So, why doesn't anybody in the big city notice a lion and a giraffe traipsing around town? Why is the father-son relationship so reminiscent of "The Lion King"? Why is the hunt for the young son so similar to "Finding Nemo"? And why are the scenes in Africa so reminiscent of "Madagascar"? I mean, I don't know how this film could look any more like "Madagascar" without its being retitled "Madagascar."

With all the money that went into the film's scrumptious CGI appearance and its many unique voice talents, I wonder why nobody thought to put a few more bucks into the script. I found a good deal of "The Wild" visually appealing but even more of it narratively dry. Well, thank goodness for "Cars."

Video:
In keeping with the first-rate CGI animation, Disney's picture quality is equally splendid. The engineers do up the movie in a 1.78:1 anamorphic widescreen ratio, transferred to disc at a high bit rate with intense black levels to ensure a sharp image, solid colors, and extra-fine definition, possibly as good as you'll find short of HD. Much of the film takes place at night or in the deep jungle, yet the picture remains remarkably natural and clear.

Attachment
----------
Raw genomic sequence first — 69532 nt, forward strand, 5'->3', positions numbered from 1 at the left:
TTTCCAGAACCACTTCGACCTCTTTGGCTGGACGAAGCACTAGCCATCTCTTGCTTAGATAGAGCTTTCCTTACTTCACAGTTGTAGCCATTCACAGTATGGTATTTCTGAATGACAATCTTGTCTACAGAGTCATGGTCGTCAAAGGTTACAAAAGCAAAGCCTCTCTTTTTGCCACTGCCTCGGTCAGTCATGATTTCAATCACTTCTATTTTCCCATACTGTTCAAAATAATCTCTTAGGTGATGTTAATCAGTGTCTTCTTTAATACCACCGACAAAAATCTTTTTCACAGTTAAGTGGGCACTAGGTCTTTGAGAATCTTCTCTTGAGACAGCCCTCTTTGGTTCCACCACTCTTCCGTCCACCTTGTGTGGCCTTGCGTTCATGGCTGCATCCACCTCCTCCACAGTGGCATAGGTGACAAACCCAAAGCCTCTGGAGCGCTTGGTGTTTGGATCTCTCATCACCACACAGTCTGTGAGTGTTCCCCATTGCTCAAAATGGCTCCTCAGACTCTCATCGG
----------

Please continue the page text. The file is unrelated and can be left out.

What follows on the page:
Audio:
The Dolby Digital 5.1 audio puts enough information into the front and rear channels to make one's viewing experience an exciting aural experience as well. While we don't get the most forceful bass possible or the strongest dynamic impact, we do get a soundtrack that never intrudes on or overwhelms the movie's story line and characters but rather subtly reinforces the mood and the circumstances. This is good, modern sound that enmeshes us in the film and makes us feel a part of it.

Extras:
There appear to be more extras on the disc than there really are. The few things that Disney offer are either very brief or very dreary. There are, for instance, about four minutes of deleted scenes, but they are unfinished rough cuts. There is a music video, "Real Wild Child," performed by Everlife that I found noisy and irksome. And there are featurettes with two of the stars, "Eddie Izzard Unleashed" and "Colin: The Rock Hyrax" (Colin Cunningham), each featurette lasting about two or three minutes.

Beyond these items, you'll find twenty scene selections, and a chapter insert; Sneak Peeks at eight other Disney and Pixar titles; English, French, and Spanish spoken languages; English captions for the hearing impaired; Disney's suspect "Fast Play"; and a bright, handsome, embossed slipcover for the DVD case.

Parting Shots:
Children might find "The Wild" entertaining and morally uplifting, and adults might find the animation and sound enjoyable. However, I wish I could say the movie's story and characters were up to my own liking; but, alas, they make for a pretty humdrum affair that not even the movie's many fine voice talents can save.

Ratings

Video
10
Audio
8
Extras
5
Film Value
5